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By Esther Schindler  |  Posted 2004-10-21 Print this article Print
 
 
 
 
 
 
 


-Term Results?"> Some XML technologies have yielded long-term results, or they will. "We had pretty ambitious goals for SOAP [Simple Object Access Protocol]," said Don Box, a Microsoft architect in the Distributed Systems group working on Indigo. "The one thing we wanted was an extensibility mechanism other than XMLs throw [stuff] anywhere you want." Today, Box said, SOAPs header extensibility model is the conceptual basis for the serialization engine for .NET. Yet "the single most important thing we [previously] left out was WS-Mex [metadata exchange] or something like it," Box said. Its now a core part of Indigo, and "every SOAP endpoint will support WS-Mex by 2007."

And theres plenty of dissent among the experts, none of whom are shy with their opinions. Even when they agree on the problems, they dont always agree on the solutions, with the sharpest division between those who prefer APIs and programming models versus data streaming.
"WS-Eventing is missing the boat," Bray said. "If this entire experiment fails, I think the fingerprints [on the knife] will be on WSD and XSD," Box commented.

Standards could be coming to supply chain management. Click here to read about beta testing on a new XML-enabled implementation of VMI (vendor-managed inventory). But each speaker had an underlying theme of "keep it simple." Bray exhorted developers to create solutions based on the MPRDV approach: the "minimum progress required to declare victory." Add functionality only when you have to, and based on real experience, he said. "Committees going into rooms do not invent the future," he said. Anderson reminded developers that "XML is cardboard"—the transport medium for the "important stuff" youre moving from place to place.

Thats not to say that developers are down on XML—not hardly! These folks are the ones immersed in the technology and clearing the path for those to follow. "Theyre shining the light in the dark corners," remarked one conference attendee. Because of the technology sharing, one long-outstanding bug that IBMs Ruby demonstrated on the MSDN site was fixed within two hours.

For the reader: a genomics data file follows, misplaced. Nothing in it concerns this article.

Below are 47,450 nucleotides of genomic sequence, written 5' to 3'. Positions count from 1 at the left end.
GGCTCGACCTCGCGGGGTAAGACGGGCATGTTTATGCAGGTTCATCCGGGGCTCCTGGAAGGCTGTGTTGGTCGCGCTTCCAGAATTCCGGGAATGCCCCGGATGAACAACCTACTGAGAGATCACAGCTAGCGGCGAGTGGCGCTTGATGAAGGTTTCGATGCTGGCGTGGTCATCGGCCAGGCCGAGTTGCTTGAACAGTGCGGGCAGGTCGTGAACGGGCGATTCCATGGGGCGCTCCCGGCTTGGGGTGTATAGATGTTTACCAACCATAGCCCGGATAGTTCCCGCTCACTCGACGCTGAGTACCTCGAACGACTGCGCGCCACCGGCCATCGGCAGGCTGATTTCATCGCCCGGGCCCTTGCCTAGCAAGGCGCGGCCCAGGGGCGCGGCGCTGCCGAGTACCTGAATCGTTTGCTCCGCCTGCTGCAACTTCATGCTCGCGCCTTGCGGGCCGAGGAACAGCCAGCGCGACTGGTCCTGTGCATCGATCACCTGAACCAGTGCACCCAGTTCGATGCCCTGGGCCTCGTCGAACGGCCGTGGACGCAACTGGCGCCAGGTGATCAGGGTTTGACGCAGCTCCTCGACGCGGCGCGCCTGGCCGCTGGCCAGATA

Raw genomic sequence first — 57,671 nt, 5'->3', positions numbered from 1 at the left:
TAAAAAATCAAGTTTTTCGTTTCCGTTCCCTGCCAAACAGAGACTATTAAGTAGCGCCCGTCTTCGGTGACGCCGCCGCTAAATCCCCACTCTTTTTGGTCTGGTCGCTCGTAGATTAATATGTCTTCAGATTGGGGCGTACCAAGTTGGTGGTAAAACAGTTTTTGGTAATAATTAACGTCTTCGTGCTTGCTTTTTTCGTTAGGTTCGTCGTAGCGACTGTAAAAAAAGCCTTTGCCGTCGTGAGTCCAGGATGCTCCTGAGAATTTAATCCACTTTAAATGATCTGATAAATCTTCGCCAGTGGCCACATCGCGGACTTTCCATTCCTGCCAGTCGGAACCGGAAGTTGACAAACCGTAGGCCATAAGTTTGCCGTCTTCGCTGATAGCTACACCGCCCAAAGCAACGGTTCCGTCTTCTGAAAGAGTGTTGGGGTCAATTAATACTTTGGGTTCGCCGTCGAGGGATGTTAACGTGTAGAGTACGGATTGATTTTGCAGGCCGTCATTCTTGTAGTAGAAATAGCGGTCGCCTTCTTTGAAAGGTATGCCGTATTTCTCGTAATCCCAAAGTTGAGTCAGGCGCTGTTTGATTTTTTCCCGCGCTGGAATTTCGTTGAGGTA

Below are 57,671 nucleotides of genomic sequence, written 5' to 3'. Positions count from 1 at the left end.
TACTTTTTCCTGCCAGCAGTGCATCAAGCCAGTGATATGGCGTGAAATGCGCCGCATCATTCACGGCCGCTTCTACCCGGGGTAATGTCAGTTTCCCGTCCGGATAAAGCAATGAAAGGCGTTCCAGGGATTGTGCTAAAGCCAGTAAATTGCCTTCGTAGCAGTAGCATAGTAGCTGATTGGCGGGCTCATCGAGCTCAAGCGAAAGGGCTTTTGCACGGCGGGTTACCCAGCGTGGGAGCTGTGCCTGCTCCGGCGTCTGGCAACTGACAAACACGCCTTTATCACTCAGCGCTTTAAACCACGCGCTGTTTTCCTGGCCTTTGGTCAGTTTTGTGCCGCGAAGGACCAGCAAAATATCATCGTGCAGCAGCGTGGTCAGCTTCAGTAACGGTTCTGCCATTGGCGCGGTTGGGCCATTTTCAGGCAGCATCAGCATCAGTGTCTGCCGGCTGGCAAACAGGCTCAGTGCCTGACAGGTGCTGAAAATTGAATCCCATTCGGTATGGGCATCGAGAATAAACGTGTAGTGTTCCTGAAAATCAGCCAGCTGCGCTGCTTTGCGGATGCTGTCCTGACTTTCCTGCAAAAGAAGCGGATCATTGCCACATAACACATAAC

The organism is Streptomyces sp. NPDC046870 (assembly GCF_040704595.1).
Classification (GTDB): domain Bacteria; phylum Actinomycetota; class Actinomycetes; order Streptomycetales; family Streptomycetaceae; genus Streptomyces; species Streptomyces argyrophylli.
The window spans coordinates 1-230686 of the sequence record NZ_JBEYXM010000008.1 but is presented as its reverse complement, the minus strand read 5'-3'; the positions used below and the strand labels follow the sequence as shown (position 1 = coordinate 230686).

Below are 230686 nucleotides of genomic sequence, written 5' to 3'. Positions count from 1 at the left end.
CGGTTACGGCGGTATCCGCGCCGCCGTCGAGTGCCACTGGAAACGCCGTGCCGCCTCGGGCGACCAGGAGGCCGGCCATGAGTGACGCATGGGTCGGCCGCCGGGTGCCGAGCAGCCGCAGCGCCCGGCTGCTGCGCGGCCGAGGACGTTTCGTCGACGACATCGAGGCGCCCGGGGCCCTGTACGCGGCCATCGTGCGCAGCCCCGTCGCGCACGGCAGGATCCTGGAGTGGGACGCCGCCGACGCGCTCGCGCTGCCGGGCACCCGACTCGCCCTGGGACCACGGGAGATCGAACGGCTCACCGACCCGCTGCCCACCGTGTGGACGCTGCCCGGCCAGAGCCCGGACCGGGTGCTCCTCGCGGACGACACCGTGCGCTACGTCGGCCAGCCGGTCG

Despite XMLs imperfections, each presenter saw the benefits that XML and Web services have brought, from RSS (Really Simple Syndication) ubiquity to interoperability to the importance of internationalization. On her blog, Rebecca Dias, product manager for advanced Web services at Microsoft, said, "Everyone generally agrees that schema has its shortcomings, but it is facilitating huge amounts of value for customers. Thousands of business documents today are based on a schema. So, is XML Schema a failure?"

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Esther Schindler has been writing about software development tools and trends since the mid-90s, and about the effect of technology on our lives for far longer. She has optimized compilers, written end-user applications, designed QA processes, and owned a computer retail and consulting business. She lives in Scottsdale, Arizona, with a husband, two cats, and a well-known tropism for anything chocolate.
 
 
 
 
 
 
 

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